Poly(ADP-ribose) polymerase (PARP) is an enzyme that helps repair DNA damage. PARP inhibitors are drugs that try to keep cancer cells from repairing damaged tumor DNA.
Although PARP inhibitors have side effects, these drugs are often easier to tolerate than chemotherapy drugs.
Used to treat early or metastatic breast cancer?
Early and metastatic breast cancer
Metastatic breast cancer
PARP inhibitors and BRCA1 and BRCA2 inherited gene mutations
PARP inhibitors appear to hold the most promise for people who have a BRCA1 or BRCA2 (BRCA1/2) inherited gene mutation [64-65,151-153].
BRCA1/2-related breast cancers have problems repairing tumor DNA. These breast cancers seem to be sensitive to DNA damage caused by PARP inhibitors. Treating BRCA1/2-related breast cancers with a PARP inhibitor makes it even harder for the breast cancer to repair itself, leading to tumor cell death.
Learn about genetic testing to guide breast cancer treatment.
Learn more about BRCA1/2 inherited gene mutations.
Olaparib (Lynparza) and early breast cancer treatment
Olaparib (Lynparza) is FDA-approved for the treatment of HER2-negative early breast cancer at high risk of recurrence in people who have a BRCA1 or BRCA2 (BRCA1/2) inherited gene mutation and have been treated with chemotherapy.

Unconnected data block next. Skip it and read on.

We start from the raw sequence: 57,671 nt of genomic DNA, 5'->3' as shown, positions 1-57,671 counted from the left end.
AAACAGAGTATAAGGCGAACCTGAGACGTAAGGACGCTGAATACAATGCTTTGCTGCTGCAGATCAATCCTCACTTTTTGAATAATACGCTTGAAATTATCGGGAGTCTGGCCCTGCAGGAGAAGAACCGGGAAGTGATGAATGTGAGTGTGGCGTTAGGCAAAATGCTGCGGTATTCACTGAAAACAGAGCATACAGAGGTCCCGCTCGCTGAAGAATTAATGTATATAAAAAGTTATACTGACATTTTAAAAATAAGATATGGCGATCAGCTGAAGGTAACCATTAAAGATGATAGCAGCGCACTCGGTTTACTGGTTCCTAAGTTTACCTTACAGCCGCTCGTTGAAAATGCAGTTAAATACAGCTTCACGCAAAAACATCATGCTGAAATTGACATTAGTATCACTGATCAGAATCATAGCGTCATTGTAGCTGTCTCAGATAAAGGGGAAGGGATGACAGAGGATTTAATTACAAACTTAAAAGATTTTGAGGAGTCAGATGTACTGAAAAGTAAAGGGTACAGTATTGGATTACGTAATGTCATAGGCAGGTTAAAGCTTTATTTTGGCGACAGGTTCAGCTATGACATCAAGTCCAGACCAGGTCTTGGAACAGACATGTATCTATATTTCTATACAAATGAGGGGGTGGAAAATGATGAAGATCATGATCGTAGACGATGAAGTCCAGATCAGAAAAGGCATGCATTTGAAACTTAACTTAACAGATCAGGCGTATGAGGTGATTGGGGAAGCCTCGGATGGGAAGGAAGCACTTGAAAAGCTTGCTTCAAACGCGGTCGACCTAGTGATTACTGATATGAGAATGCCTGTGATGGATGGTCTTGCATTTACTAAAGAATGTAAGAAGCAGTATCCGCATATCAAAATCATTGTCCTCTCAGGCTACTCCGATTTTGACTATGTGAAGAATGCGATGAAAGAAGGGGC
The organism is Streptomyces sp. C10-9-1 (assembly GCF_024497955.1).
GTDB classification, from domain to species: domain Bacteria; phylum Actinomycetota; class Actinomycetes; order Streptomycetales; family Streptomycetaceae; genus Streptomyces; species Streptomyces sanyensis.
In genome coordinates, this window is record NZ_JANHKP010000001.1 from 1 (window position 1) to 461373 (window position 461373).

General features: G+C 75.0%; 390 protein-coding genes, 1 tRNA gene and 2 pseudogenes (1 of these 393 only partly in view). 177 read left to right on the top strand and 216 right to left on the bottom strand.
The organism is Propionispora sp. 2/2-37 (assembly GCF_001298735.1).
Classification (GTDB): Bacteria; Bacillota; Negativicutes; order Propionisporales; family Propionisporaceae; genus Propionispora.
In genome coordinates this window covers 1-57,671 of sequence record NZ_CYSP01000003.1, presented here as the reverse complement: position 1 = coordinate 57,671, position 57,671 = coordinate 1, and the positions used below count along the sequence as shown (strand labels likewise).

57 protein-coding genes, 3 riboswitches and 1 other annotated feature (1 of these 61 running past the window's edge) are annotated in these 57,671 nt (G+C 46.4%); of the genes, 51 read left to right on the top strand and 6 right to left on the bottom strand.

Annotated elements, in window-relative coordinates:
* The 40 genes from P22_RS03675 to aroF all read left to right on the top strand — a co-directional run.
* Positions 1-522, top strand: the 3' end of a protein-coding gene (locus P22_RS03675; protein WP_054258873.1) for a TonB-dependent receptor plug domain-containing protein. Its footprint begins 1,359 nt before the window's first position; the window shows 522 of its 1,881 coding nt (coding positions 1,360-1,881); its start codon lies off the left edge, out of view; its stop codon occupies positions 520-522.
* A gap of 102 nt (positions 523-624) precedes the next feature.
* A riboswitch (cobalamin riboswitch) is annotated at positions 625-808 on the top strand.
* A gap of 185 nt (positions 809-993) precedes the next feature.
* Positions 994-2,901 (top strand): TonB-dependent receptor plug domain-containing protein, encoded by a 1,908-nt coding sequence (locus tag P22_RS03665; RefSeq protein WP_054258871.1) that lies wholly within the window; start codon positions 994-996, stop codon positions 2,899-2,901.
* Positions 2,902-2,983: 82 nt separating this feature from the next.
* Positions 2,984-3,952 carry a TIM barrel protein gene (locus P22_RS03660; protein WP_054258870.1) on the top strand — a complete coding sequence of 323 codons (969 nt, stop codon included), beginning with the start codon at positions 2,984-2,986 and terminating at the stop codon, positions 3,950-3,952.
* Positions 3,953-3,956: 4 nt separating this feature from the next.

Study findings have shown people with a BRCA1/2 gene mutation who had HER2-negative breast cancer at high risk of recurrence and got olaparib had a lower risk of breast cancer recurrence than those who didn’t get olaparib . Olaparib was given after chemotherapy was completed .
Olaparib is a pill. It’s taken twice a day, every day for a year .
You start taking olaparib after you’ve completed chemotherapy (and after radiation therapy, if you’re getting radiation therapy) . Olaparib may be taken at the same as hormone therapy .
Learn about survival and risk breast cancer recurrence after treatment.
Olaparib and genetic testing for BRCA1 and BRCA2 inherited gene mutations
Olaparib is only used to treat people with BRCA1 and BRCA2 (BRCA1/2) inherited gene mutations. So, you’ll need to get genetic testing for BRCA1/2 inherited gene mutations if olaparib is being considered in your treatment plan.
Learn about genetic testing and genetic counseling.
Learn more about BRCA1/2 inherited gene mutations.
Side effects of olaparib
Some possible side effects of olaparib include low red blood cell counts (anemia), low white blood cell counts, nausea, vomiting and fatigue . In rare cases, it can cause acute myeloid leukemia .
Under study – PARP inhibitors and neoadjuvant therapy